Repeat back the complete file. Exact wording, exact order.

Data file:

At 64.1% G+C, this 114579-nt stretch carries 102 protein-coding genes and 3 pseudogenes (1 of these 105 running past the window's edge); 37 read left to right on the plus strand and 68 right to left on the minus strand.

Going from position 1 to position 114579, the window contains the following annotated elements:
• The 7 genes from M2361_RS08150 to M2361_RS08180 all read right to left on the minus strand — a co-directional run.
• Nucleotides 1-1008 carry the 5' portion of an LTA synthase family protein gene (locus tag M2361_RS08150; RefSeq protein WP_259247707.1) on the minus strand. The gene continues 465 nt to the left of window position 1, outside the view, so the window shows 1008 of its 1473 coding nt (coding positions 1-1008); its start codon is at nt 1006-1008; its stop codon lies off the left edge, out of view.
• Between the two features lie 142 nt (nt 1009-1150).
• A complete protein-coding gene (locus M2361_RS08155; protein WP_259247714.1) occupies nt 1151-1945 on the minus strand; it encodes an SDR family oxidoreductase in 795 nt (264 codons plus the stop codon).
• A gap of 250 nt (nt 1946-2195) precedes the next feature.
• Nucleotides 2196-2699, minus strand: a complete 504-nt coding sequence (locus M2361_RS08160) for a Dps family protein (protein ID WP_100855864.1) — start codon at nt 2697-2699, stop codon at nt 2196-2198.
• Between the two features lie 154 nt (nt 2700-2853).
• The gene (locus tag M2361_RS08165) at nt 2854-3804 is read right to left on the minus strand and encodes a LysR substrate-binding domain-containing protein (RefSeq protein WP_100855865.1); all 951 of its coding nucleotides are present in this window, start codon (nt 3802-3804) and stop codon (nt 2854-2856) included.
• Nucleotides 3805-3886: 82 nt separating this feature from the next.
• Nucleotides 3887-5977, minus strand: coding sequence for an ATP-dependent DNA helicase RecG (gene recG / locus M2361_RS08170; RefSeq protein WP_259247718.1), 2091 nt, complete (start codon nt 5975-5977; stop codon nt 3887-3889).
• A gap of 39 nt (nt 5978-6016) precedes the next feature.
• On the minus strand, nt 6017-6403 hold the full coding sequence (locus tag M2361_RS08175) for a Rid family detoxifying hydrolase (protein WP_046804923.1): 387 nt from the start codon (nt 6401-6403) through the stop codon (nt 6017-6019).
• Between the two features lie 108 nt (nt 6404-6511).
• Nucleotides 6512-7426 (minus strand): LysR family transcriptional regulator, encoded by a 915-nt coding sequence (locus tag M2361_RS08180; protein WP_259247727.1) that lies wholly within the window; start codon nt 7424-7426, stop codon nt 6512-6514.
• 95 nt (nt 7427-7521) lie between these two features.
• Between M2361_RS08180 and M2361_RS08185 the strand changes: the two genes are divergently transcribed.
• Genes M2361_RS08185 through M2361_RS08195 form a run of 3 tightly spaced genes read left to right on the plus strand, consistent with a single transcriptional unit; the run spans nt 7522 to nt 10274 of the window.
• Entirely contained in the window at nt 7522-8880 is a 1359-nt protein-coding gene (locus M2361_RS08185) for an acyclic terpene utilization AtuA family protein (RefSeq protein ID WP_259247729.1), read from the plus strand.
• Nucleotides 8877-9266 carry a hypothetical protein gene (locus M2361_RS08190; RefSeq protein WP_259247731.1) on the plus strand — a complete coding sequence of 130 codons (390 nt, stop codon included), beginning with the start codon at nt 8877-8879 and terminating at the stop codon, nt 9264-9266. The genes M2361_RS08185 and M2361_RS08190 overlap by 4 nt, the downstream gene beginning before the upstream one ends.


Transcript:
At 64.1% G+C, this 114579-nt stretch carries 102 protein-coding genes and 3 pseudogenes (1 of these 105 running past the window's edge); 37 read left to right on the plus strand and 68 right to left on the minus strand.

Going from position 1 to position 114579, the window contains the following annotated elements:
• The 7 genes from M2361_RS08150 to M2361_RS08180 all read right to left on the minus strand — a co-directional run.
• Nucleotides 1-1008 carry the 5' portion of an LTA synthase family protein gene (locus tag M2361_RS08150; RefSeq protein WP_259247707.1) on the minus strand. The gene continues 465 nt to the left of window position 1, outside the view, so the window shows 1008 of its 1473 coding nt (coding positions 1-1008); its start codon is at nt 1006-1008; its stop codon lies off the left edge, out of view.
• Between the two features lie 142 nt (nt 1009-1150).
• A complete protein-coding gene (locus M2361_RS08155; protein WP_259247714.1) occupies nt 1151-1945 on the minus strand; it encodes an SDR family oxidoreductase in 795 nt (264 codons plus the stop codon).
• A gap of 250 nt (nt 1946-2195) precedes the next feature.
• Nucleotides 2196-2699, minus strand: a complete 504-nt coding sequence (locus M2361_RS08160) for a Dps family protein (protein ID WP_100855864.1) — start codon at nt 2697-2699, stop codon at nt 2196-2198.
• Between the two features lie 154 nt (nt 2700-2853).
• The gene (locus tag M2361_RS08165) at nt 2854-3804 is read right to left on the minus strand and encodes a LysR substrate-binding domain-containing protein (RefSeq protein WP_100855865.1); all 951 of its coding nucleotides are present in this window, start codon (nt 3802-3804) and stop codon (nt 2854-2856) included.
• Nucleotides 3805-3886: 82 nt separating this feature from the next.
• Nucleotides 3887-5977, minus strand: coding sequence for an ATP-dependent DNA helicase RecG (gene recG / locus M2361_RS08170; RefSeq protein WP_259247718.1), 2091 nt, complete (start codon nt 5975-5977; stop codon nt 3887-3889).
• A gap of 39 nt (nt 5978-6016) precedes the next feature.
• On the minus strand, nt 6017-6403 hold the full coding sequence (locus tag M2361_RS08175) for a Rid family detoxifying hydrolase (protein WP_046804923.1): 387 nt from the start codon (nt 6401-6403) through the stop codon (nt 6017-6019).
• Between the two features lie 108 nt (nt 6404-6511).
• Nucleotides 6512-7426 (minus strand): LysR family transcriptional regulator, encoded by a 915-nt coding sequence (locus tag M2361_RS08180; protein WP_259247727.1) that lies wholly within the window; start codon nt 7424-7426, stop codon nt 6512-6514.
• 95 nt (nt 7427-7521) lie between these two features.
• Between M2361_RS08180 and M2361_RS08185 the strand changes: the two genes are divergently transcribed.
• Genes M2361_RS08185 through M2361_RS08195 form a run of 3 tightly spaced genes read left to right on the plus strand, consistent with a single transcriptional unit; the run spans nt 7522 to nt 10274 of the window.
• Entirely contained in the window at nt 7522-8880 is a 1359-nt protein-coding gene (locus M2361_RS08185) for an acyclic terpene utilization AtuA family protein (RefSeq protein ID WP_259247729.1), read from the plus strand.
• Nucleotides 8877-9266 carry a hypothetical protein gene (locus M2361_RS08190; RefSeq protein WP_259247731.1) on the plus strand — a complete coding sequence of 130 codons (390 nt, stop codon included), beginning with the start codon at nt 8877-8879 and terminating at the stop codon, nt 9264-9266. The genes M2361_RS08185 and M2361_RS08190 overlap by 4 nt, the downstream gene beginning before the upstream one ends.